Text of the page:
It was difficult to pick a favourite Strokes song, most of their lyrics resonate with me, but this one stands out at the moment because I can’t seem to stop playing it. I appreciate songwriters who are aware that they are flawed, especially those who don’t sugar-coat it in their lyrics. Whether they aim to resolve their flaws or not isn’t necessarily what’s important, but it’s their desire to creatively articulate what their weaknesses are in a way that people can relate to that I find inspiring. There’s so much passion and anger in Julian Casablancas’ voice and for some reason whenever I hear it I feel so overwhelmed that I well up, no matter how many times I listen to it. It could be something to do with nostalgia because they narrated most of my childhood, or maybe it’s the fact you can tell there’s so much pain behind it, but the way Casablancas sings just feels incredibly authentic.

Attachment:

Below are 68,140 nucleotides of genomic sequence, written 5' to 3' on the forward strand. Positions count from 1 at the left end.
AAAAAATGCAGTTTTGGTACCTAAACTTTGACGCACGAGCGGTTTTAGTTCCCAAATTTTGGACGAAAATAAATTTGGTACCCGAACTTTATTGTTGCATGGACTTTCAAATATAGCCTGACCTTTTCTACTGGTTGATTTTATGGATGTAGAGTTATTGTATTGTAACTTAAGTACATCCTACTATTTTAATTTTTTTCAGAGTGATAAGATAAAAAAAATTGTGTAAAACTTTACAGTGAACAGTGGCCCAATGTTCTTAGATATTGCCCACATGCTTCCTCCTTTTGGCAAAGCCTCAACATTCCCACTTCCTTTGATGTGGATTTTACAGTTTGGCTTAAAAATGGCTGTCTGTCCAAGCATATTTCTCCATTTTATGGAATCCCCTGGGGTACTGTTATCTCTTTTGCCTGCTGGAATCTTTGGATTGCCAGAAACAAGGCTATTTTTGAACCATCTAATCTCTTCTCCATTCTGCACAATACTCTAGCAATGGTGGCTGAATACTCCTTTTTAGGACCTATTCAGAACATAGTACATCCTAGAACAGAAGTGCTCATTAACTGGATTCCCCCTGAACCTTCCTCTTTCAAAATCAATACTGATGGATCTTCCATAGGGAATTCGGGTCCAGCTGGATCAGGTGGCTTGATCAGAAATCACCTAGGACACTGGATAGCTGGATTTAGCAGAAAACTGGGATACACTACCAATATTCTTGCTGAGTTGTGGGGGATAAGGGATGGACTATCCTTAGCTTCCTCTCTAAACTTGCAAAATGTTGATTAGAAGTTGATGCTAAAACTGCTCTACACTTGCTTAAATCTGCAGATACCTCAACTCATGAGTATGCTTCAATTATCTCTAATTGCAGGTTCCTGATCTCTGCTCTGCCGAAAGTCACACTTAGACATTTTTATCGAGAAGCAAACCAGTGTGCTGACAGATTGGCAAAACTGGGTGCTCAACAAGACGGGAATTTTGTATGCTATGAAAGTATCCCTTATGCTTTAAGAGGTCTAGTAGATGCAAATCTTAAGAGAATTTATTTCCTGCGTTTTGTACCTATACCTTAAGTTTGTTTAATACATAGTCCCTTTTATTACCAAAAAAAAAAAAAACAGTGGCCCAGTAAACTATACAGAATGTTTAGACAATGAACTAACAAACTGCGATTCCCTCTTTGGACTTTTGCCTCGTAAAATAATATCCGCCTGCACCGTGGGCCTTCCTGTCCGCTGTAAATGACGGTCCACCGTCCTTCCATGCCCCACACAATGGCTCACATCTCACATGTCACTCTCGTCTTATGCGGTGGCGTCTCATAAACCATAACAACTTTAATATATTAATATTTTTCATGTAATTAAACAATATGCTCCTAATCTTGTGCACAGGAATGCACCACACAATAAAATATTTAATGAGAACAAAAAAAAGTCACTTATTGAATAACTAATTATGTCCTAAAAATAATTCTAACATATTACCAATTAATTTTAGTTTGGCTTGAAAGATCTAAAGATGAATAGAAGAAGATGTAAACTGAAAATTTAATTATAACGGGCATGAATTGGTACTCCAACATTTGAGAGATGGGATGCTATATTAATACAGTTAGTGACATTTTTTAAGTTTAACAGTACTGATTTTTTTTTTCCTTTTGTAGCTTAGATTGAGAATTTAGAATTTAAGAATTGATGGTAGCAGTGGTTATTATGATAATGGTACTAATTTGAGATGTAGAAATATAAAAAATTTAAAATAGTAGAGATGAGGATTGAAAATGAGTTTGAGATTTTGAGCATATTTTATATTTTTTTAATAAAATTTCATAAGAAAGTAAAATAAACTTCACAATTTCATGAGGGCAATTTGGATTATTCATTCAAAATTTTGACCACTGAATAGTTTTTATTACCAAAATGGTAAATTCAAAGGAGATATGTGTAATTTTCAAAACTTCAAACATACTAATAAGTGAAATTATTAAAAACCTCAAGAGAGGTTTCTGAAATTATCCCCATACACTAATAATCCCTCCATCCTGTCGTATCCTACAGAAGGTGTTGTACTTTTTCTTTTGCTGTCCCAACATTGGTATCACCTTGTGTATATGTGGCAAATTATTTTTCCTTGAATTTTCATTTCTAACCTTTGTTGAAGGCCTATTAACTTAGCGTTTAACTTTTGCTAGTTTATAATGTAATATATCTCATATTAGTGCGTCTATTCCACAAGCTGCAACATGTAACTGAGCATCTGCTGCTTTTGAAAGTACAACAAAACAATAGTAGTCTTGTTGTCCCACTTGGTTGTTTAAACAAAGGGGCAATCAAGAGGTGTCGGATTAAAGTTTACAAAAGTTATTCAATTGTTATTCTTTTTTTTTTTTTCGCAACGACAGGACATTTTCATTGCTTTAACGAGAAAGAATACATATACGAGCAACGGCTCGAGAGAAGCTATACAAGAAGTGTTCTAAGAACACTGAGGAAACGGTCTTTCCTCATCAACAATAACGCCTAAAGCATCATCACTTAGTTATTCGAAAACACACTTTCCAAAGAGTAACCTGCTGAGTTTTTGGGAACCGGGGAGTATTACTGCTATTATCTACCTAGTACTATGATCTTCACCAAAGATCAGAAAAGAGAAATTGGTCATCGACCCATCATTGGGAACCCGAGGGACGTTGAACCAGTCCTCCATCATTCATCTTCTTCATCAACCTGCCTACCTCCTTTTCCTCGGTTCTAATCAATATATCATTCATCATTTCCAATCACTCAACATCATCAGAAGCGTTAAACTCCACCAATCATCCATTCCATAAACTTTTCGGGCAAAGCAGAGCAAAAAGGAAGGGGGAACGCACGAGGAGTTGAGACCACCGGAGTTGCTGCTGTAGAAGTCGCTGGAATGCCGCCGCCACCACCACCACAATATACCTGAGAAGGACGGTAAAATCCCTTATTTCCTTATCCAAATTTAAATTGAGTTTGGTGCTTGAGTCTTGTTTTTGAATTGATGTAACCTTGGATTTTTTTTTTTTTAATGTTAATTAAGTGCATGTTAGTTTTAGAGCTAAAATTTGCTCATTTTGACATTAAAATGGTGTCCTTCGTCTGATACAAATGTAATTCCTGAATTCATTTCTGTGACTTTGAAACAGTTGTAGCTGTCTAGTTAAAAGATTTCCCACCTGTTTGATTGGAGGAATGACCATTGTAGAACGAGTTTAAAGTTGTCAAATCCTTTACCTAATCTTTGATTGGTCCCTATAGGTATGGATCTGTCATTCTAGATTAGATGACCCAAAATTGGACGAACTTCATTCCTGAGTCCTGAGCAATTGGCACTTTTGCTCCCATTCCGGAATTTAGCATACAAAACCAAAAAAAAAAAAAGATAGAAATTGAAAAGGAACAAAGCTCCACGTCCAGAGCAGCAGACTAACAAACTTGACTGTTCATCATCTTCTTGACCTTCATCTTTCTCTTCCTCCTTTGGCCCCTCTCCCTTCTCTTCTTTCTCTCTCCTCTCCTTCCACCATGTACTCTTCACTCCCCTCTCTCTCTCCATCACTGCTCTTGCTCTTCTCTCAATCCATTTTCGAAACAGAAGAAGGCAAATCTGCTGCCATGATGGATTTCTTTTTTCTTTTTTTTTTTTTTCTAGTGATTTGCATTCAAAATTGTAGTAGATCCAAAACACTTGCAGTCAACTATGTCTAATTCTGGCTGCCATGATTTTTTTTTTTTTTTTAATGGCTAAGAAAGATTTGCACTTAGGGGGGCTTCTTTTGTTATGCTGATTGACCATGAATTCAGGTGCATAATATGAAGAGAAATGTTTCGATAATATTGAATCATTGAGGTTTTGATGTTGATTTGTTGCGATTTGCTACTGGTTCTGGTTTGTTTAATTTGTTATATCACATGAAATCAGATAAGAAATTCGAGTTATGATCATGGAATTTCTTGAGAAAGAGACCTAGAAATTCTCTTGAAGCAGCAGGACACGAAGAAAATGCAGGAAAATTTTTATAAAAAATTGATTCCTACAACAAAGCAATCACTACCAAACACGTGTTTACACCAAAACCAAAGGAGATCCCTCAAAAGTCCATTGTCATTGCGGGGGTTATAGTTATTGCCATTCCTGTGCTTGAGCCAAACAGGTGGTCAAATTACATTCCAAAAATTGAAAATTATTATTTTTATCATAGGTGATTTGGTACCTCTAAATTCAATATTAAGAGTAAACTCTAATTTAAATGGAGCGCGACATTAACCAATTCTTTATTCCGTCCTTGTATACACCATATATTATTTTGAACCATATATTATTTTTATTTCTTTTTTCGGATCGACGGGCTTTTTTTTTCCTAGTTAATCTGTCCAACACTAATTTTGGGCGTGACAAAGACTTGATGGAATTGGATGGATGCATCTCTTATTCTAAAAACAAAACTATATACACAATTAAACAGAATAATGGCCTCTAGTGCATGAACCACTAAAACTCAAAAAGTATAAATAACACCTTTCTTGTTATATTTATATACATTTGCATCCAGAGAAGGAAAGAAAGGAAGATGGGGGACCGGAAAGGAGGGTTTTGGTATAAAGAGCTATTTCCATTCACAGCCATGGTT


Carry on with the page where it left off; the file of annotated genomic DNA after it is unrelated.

2. The Cure – ‘Just Like Heaven’
Love songs are wonderful things and I find it so interesting how timeless they can become through people’s personal experiences of them. This is one of my favourites of all time and I always tend to re-visit it when I’m busy romanticizing my own life in short bursts. Writing songs is such a personal experience, and it’s difficult to not recoil in despair when you listen back to what you’ve made sometimes, usually because you know you’re listening to how you actually feel rather than distracting yourself at all costs. ‘Just Like Heaven’ reminds me that it’s nothing to be ashamed of to express how you feel in your lyrics. It’s easy to get in your own head when you’re working on a project and I often forget that when someone listens to my music they’ll be having their own completely unique emotional response and I find that pretty comforting.